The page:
LONDON (Reuters) – Three British cabinet ministers publicly indicated on Saturday they will back plans to delay Brexit if lawmakers vote down Prime Minister Theresa May’s plan for a new deal with the European Union.
Business minister Greg Clark, work and pensions minister Amber Rudd, and justice minister David Gauke signaled in a Daily Mail column that they will side with rebels and opposition parties next week to stop Britain leaving the European Union without a divorce deal on March 29 if necessary, adding their weight to calls for May to rule out a no-deal departure.
May is struggling against the clock to get a deal with Brussels on Britain’s exit from the world’s largest trading bloc that will pass parliamentary muster. She will meet European Council President Donald Tusk on the sidelines of an EU-League of Arab States summit on Sunday, but EU diplomats are not expecting any imminent breakthrough.
In the newspaper column headlined “If we don’t get a deal next week we must delay Brexit”, Clark, Rudd and Gauke wrote that a no-deal exit was a risk to business, security and British territorial unity, and accused some colleagues in parliament of complacency.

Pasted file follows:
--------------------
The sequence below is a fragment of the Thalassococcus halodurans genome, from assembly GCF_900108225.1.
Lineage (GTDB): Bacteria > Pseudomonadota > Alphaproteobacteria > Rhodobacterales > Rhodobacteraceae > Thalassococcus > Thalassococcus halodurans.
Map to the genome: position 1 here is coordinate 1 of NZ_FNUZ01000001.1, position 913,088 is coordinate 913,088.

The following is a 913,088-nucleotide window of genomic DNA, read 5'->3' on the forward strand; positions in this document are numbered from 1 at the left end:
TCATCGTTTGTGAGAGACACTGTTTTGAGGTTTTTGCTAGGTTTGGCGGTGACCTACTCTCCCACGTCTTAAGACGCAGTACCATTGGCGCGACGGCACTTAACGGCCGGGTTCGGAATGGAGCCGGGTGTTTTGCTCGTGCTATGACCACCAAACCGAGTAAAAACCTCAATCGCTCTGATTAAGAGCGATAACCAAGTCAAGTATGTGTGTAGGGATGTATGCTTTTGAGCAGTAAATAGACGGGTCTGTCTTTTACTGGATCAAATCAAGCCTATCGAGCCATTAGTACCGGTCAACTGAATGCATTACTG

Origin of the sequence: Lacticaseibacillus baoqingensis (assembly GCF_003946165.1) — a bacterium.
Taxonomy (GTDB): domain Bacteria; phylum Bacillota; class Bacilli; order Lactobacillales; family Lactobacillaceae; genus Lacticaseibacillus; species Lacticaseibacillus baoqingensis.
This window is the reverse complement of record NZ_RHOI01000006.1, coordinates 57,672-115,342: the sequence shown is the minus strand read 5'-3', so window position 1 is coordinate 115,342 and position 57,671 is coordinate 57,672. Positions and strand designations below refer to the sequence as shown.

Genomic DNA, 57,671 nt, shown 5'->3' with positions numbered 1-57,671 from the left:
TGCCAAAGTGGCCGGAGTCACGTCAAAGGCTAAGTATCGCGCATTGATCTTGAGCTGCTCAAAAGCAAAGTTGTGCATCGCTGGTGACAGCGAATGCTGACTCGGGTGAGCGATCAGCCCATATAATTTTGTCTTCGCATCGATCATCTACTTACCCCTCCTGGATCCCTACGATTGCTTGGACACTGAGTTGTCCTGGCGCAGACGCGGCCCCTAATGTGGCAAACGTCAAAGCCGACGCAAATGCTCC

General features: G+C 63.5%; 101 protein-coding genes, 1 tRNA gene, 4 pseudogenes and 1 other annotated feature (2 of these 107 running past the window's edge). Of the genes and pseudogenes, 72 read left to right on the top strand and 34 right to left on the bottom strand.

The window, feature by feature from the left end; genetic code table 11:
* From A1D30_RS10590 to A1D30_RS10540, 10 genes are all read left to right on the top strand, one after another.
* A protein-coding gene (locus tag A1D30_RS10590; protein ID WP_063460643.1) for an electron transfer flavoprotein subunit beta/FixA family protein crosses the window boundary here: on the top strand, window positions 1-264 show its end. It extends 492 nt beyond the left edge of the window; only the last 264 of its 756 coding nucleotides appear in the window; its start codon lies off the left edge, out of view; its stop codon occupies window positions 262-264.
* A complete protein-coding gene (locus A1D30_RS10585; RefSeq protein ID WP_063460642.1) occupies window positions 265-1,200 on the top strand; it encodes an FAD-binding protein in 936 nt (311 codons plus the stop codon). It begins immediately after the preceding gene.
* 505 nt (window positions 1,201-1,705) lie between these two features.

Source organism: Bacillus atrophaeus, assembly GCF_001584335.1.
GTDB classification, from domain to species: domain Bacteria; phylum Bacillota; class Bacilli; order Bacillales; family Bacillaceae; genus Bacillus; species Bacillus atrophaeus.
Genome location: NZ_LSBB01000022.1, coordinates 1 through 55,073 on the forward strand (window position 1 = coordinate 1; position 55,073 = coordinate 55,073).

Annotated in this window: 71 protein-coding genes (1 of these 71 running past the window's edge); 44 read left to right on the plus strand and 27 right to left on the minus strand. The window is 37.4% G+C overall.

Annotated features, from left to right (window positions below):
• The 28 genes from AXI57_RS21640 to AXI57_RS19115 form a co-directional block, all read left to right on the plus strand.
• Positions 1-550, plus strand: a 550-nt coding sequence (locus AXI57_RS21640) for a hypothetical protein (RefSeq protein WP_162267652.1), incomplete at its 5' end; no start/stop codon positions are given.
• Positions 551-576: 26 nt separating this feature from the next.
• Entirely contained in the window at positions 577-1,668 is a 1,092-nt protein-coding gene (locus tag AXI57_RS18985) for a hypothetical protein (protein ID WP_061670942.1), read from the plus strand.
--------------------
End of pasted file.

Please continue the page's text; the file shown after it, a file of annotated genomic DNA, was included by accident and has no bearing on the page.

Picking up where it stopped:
“Far from Brexit resulting in a newly independent United Kingdom stepping boldly into the wider world, crashing out on March 29 would see us poorer, less secure and potentially splitting up,” they said, referring to the threat of a new bid for Scottish independence from the United Kingdom.
“Our economy will be damaged severely both in the short and the long term. Costs will increase, businesses that rely on just-in-time supply chains will be severely disrupted and investment will be discouraged,” they wrote.
The ministers called on members of the European Research Group, formed by Conservative pro-Brexit lawmakers, to back the government’s deal in parliament or risk seeing Brexit delayed.
But in a further sign of deep division over the issue, May’s junior minister for Northern Ireland, John Penrose, wrote a column in the Sunday Telegraph saying removing the option of a no-deal departure on March 29 “could torpedo Brexit completely”. Penrose said such a move could lead to further temporary extensions that “would become permanent.”
Both May’s Conservatives and the main opposition Labour Party are formally committed to delivering Brexit. Labour has recently appeared to soften its stance on a second referendum, although May has ruled such an option out.
Lawmakers from both parties, however, are deeply split over how or even whether Britain will leave, and no majority has so far emerged in parliament for any comprehensive Brexit strategy.
May has promised that if she does not bring a revised deal back by Feb. 27, parliament will have an opportunity to vote on the next steps. Some lawmakers are expected to use that to try to wrest control of the process from the government.
(Reporting by Elisabeth O’Leary and Andrew MacAskill; Editing by Tom Brown, Helen Popper and Paul Simao)